The first seeds I’m planting are with my kids. I absolutely adore my profession and my career and I want them to see that it’s possible to love what you do. I also want my boys to see a strong female role model. Since they are older, they comprehend the discussion around inequality when it comes to pay and women in business, but they don’t truly understand it because what they see is me running a company and their dad cooking all of our dinners. So the most important seed I can plant is for them to grow up believing that anybody, no matter who they are, what they look like, what their background is, can become anything they want. There shouldn’t be artificial constraints around that.
The other seed that I’m planting is with my company. I hope we’re changing expectations for what an organization can be and stand for, especially in the advertising business. I want to be a professional role model for young people – especially young, ambitious women. I want them to know you can be yourself, you can be authentic, you can be vulnerable, AND you can be successful.
What advice would you give someone who is interested in redesigning midlife?
Even though it’s one of the hardest things to do, I would say try to set aside your fears and be inspired by the possibilities.
When I’m facing a decision in my life– it could be professional or personal – and it’s not clear to me what to do, there is a framework that I use to help me think through change. Part of why it works for me is because my thinking can be all over the place and it helps me channel the best of that thinking and transform it into action. This one framework I use was originally introduced to me as a tool to evaluate ideas and I apply it to a variety of different opportunities. It’s called PPCO.
When I was thinking of starting my own company, I used it to help inform my decision. You start with stating the challenge or opportunity: for me it was leaving the safety net of a corporate full-time job to create a start-up. The first P is listing all the POSITIVES with that opportunity. Don’t let your negative inner voice in, just list everything that excites you most in the moment about the idea, e.g. freedom, independence, charting your own path, hiring people you like and admire to work with you, etc. The second P is about POTENTIAL. If I were to say yes and pursue this opportunity, what are the potential things that could happen or arise from that ‘yes’? Now that you’ve focused on all the positives, you get to the C which stands for CONCERNS. You now look at the negatives- but you can’t write them down as problems. i.e. “I’ll have to cut my salary significantly” or “the business might fail and I’ll be unemployed”. The key is to restate your concerns as questions to be solved. So instead of saying that your concern lack of income, you would write down, “How might I make up for the large reduction in salary?” or “How might I keep doors open for other job opportunities?”. Finally, you come to the O which is OVERCOMING CONCERNS and since you’ve now written each concern as a question, you start with the one that’s most critical to you. It is sometimes helpful to bring in friends and family at that point to do a rapid idea generation and say “how might I replace the income that will be lost in the first couple of years? Go!”. Generate as many ideas that you can think of and then choose the next most important concern from your list. What that process does is help you cope with all the potential obstacles and negative thinking to more objectively evaluate whether this opportunity is the right one or not.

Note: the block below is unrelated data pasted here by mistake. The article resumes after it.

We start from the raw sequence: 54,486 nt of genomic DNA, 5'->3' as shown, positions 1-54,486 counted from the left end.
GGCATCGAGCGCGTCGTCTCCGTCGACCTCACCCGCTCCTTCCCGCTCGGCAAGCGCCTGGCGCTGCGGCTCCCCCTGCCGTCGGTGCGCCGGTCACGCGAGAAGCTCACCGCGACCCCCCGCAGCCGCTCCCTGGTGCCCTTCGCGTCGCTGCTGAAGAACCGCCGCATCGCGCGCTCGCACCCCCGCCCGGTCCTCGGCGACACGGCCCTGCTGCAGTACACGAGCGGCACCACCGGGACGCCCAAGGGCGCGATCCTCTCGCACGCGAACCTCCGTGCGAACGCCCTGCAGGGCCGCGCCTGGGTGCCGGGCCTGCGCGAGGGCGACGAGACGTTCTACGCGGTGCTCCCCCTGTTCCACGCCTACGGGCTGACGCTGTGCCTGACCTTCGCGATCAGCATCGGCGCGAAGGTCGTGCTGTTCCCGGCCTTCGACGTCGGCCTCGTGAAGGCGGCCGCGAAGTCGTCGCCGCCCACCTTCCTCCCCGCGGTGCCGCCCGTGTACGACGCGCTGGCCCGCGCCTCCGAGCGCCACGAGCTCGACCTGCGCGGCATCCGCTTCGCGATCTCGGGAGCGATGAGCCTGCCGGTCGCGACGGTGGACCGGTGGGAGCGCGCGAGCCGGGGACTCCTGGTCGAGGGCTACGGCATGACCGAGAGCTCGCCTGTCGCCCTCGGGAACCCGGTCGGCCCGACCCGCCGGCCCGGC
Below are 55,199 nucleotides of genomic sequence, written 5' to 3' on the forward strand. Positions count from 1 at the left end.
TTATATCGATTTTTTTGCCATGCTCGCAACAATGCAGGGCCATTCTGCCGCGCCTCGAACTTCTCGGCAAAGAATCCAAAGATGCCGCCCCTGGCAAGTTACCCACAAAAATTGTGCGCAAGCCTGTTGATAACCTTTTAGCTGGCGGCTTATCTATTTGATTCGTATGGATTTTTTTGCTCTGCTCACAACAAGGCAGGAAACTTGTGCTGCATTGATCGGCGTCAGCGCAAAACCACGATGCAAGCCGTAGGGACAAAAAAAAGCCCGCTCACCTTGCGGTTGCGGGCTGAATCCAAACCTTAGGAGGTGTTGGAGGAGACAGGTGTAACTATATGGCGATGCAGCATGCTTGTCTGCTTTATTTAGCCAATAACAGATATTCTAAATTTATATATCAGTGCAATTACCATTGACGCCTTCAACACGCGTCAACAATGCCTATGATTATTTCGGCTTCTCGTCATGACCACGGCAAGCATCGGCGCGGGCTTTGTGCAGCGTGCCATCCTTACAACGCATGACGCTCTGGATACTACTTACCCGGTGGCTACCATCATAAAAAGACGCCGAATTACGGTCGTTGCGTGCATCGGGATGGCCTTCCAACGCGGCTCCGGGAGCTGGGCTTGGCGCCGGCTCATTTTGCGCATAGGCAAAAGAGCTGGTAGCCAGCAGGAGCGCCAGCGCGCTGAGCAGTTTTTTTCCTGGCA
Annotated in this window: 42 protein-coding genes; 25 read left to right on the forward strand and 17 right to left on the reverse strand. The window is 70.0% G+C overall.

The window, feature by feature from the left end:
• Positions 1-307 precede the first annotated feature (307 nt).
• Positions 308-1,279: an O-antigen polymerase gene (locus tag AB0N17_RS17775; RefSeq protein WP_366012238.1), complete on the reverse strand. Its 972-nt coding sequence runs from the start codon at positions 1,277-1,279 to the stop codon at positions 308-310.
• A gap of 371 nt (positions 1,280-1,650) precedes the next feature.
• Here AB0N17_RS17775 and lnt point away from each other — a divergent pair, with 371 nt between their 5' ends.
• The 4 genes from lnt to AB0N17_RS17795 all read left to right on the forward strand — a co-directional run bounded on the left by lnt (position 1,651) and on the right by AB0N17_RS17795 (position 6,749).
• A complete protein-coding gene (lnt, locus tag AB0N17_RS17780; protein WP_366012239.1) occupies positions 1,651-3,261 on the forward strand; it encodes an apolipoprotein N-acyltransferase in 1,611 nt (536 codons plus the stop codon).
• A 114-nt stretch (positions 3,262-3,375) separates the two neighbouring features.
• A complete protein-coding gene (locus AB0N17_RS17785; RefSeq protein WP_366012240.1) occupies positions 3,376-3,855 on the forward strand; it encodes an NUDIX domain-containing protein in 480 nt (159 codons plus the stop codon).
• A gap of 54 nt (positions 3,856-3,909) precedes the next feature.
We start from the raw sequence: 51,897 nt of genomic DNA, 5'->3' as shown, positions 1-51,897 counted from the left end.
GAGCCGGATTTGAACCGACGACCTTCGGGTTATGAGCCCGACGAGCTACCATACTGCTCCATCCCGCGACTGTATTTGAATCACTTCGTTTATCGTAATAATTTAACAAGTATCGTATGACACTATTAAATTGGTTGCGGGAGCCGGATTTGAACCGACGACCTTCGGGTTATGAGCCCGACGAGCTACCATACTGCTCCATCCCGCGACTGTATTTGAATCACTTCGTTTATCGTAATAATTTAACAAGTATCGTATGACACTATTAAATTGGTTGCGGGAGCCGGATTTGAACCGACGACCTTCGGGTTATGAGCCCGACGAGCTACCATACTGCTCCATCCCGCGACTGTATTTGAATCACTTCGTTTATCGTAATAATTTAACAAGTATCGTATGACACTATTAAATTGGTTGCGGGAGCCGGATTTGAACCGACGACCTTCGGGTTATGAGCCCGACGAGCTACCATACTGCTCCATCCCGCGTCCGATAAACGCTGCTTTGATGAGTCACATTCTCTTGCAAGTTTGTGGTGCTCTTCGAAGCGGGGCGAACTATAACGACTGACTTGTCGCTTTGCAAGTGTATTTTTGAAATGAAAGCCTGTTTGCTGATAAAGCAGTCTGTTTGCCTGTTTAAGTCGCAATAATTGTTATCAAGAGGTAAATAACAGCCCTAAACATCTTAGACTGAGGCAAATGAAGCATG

In most cases, PPCO helps me get clear on whether this is the right thing for me and provide me with a sense of what I have to do to make it happen. It makes it manageable. I was first introduced to this framework when I was completing my Masters degree in Creativity and Change leadership and that one single thing made the cost of my entire degree worth it! [Shari wrote about this tool in her story about reinvention in the recently published book of essays called, “The Collective Wisdom of High-Performing Women: Leadership Lessons from The Judy Project”].
How can people connect with you and your work?
The best way to connect with me is to reach out on LinkedIn but please send me an actual message to let me know if you have an ask of me or if you’d like to meet in person.